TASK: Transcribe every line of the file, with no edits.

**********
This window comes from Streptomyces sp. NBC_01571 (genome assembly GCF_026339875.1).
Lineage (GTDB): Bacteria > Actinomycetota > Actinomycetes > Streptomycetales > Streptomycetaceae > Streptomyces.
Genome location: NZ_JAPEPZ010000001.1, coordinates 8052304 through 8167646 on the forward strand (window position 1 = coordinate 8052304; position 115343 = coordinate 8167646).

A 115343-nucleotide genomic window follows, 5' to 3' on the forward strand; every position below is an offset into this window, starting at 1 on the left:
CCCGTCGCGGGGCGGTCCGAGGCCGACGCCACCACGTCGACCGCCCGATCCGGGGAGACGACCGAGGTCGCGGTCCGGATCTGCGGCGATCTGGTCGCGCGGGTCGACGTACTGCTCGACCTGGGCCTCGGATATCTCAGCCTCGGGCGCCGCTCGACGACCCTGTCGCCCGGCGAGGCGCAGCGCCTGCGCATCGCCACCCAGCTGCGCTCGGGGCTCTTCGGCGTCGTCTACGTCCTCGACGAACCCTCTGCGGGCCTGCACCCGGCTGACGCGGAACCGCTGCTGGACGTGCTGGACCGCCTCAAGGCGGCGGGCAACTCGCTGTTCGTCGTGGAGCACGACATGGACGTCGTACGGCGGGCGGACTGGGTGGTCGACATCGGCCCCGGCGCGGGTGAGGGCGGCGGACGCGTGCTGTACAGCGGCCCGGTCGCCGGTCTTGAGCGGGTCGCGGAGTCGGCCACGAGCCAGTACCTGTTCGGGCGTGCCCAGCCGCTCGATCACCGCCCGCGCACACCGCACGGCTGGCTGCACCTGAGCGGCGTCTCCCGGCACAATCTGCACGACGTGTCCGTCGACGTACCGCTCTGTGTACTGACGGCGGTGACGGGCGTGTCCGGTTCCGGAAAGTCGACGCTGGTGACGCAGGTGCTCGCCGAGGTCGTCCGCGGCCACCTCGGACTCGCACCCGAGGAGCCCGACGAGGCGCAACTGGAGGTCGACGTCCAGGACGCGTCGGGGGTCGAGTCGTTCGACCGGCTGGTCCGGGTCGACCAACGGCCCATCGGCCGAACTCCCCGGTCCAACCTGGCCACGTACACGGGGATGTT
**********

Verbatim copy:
This window comes from Streptomyces sp. NBC_01571 (genome assembly GCF_026339875.1).
Lineage (GTDB): Bacteria > Actinomycetota > Actinomycetes > Streptomycetales > Streptomycetaceae > Streptomyces.
Genome location: NZ_JAPEPZ010000001.1, coordinates 8052304 through 8167646 on the forward strand (window position 1 = coordinate 8052304; position 115343 = coordinate 8167646).

A 115343-nucleotide genomic window follows, 5' to 3' on the forward strand; every position below is an offset into this window, starting at 1 on the left:
CCCGTCGCGGGGCGGTCCGAGGCCGACGCCACCACGTCGACCGCCCGATCCGGGGAGACGACCGAGGTCGCGGTCCGGATCTGCGGCGATCTGGTCGCGCGGGTCGACGTACTGCTCGACCTGGGCCTCGGATATCTCAGCCTCGGGCGCCGCTCGACGACCCTGTCGCCCGGCGAGGCGCAGCGCCTGCGCATCGCCACCCAGCTGCGCTCGGGGCTCTTCGGCGTCGTCTACGTCCTCGACGAACCCTCTGCGGGCCTGCACCCGGCTGACGCGGAACCGCTGCTGGACGTGCTGGACCGCCTCAAGGCGGCGGGCAACTCGCTGTTCGTCGTGGAGCACGACATGGACGTCGTACGGCGGGCGGACTGGGTGGTCGACATCGGCCCCGGCGCGGGTGAGGGCGGCGGACGCGTGCTGTACAGCGGCCCGGTCGCCGGTCTTGAGCGGGTCGCGGAGTCGGCCACGAGCCAGTACCTGTTCGGGCGTGCCCAGCCGCTCGATCACCGCCCGCGCACACCGCACGGCTGGCTGCACCTGAGCGGCGTCTCCCGGCACAATCTGCACGACGTGTCCGTCGACGTACCGCTCTGTGTACTGACGGCGGTGACGGGCGTGTCCGGTTCCGGAAAGTCGACGCTGGTGACGCAGGTGCTCGCCGAGGTCGTCCGCGGCCACCTCGGACTCGCACCCGAGGAGCCCGACGAGGCGCAACTGGAGGTCGACGTCCAGGACGCGTCGGGGGTCGAGTCGTTCGACCGGCTGGTCCGGGTCGACCAACGGCCCATCGGCCGAACTCCCCGGTCCAACCTGGCCACGTACACGGGGATGTT